Kroeger told defenceWeb that TTPI also plans to manufacture a new version that has the weapon mounted inside the turret walls as opposed to on a pintle mount outside the front armour plates of the turret. This will increase protection of the gunner by reducing the ballistic window of the turret while at the same time enabling the installation of much larger ammunition storage bins. According to Kroeger, this will satisfy the requirement for larger amounts of ready rounds asked for by almost all users who look at this class of turret. Unfortunately, there is a small weight sacrifice but the benefit of a larger number of ready rounds far outweighs the additional mass penalty, he maintains. The new prototype, which will have all the features of the first turret, is due for completion at the end of Q3 2023.

High-capacity ring turret

Kroeger explained that on typical small open turrets and gun mounts, the gunner only has access to the 100 to 150 rounds of ammunition in the box next to his gun. TTPI has completed the design of a new, innovative, fully stabilised, remotely operated weapon system (ROWS) that can accommodate 350-450 12.7 mm ready rounds in a ring around the turret. This gives operators a significantly better supply of well protected ammunition before needing to reload. This system will take the form of either a remote weapon station or a closed one-man turret.

For the remote weapon station, the advantage of this type of ammunition storage system is the reduction of the cross-sectional area of the weapon mount/turret with the resulting reduced ballistic window. This will increase survivability and reduce the weight of the mount itself. For the one-man turret, the turret profile will be reduced, significantly reducing the ballistic window of the turret, reducing the weight and enabling fast response times to threats, Kroeger explained.

Kroeger also mentioned that in line with TTPI’s vision of producing affordable high performance turrets, both these systems will be fitted with an artificial intelligence (AI) early warning threat detection system which will reduce system response time as well as increase survivability on the battlefield. In addition to this, the gunner will be provided with virtual vision blocks giving all round observation capability. These vision blocks will also be fitted with the early warning AI threat detection software. Automatic designation to the main gunner sight for possible target engagement will be a standard feature.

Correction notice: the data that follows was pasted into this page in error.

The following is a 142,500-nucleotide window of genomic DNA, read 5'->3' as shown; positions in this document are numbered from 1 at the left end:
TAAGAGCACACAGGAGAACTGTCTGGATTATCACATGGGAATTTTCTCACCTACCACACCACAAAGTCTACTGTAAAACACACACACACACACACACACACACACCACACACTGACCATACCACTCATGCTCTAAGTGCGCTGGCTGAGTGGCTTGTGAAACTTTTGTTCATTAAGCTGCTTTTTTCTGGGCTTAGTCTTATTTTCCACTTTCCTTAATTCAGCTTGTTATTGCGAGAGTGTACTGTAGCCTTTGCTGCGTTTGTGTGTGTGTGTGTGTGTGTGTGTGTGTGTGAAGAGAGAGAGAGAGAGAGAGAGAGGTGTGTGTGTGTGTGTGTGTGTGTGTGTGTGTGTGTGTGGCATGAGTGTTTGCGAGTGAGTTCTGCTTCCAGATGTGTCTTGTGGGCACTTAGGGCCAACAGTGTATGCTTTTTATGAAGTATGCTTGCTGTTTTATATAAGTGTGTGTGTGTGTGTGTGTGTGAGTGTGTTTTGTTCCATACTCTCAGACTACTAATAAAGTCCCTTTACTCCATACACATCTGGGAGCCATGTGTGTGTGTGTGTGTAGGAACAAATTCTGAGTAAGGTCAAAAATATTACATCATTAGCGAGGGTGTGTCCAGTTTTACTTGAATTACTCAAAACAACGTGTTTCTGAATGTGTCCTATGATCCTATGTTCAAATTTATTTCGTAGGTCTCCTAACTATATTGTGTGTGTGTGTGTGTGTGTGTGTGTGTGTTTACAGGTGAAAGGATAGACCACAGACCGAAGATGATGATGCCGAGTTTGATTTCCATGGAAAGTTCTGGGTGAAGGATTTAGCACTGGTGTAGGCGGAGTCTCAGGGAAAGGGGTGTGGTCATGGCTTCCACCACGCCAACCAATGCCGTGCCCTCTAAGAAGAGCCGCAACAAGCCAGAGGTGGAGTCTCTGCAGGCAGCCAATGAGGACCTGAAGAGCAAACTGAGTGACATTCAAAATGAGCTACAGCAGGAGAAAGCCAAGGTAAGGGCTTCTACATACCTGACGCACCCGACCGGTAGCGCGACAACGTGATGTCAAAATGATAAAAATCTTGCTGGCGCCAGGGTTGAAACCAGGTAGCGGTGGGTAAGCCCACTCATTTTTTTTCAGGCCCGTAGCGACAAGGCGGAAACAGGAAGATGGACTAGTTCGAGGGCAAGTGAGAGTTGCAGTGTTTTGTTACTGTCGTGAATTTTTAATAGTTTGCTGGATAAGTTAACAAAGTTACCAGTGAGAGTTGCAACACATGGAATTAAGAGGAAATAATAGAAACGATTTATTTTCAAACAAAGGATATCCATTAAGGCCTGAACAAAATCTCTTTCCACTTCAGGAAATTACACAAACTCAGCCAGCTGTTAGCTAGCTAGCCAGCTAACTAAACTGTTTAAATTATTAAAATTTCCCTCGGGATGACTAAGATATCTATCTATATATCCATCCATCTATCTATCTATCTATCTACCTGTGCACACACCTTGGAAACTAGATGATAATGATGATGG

All remotely operated turrets, which will be fully stabilised enabling firing on the move, will be fitted with integrated electro-optical payloads including a laser rangefinder, HD day camera and HD thermal imager with full HD graphics overlay. These turrets will also be fitted with obstacle avoidance systems to eliminate the possibility of weapon contact with parts of the vehicle structure or personnel on the roof of the vehicle when in motion. Firing of the weapon will not be possible if the avoidance detection system is activated thereby eliminating the possibility of hitting your own personnel or vehicle structure during weapon firing.

Lastly, these systems will all be fitted with new touch screen target designation capability which allows simultaneous situational awareness and target aim point refinement. This feature has not yet been contemplated by competitors. An aimpoint assist function for marine applications and ground-based fire control systems will also be incorporated as standard. If this feature works as envisaged the use of a video autotracker will not be required for gunner assistance during target engagement.

“As has happened in the past, we expect our competitors to pay us a compliment by copying our innovative ideas, but we intend to be at least two years ahead of them. Technology demonstration of prototype hardware is scheduled to be before the end of Q4 2023,” Kroeger said.

“There are an exciting few months left before the year ends. We want to reach the end of the year with three new, well-priced, high-tech turrets ready for production,” Kroeger told defenceWeb. He also stated that the company does not compete with existing designs but produces unique, well priced systems that give the user good bang for their buck, filling gaps in the product ranges on the market today.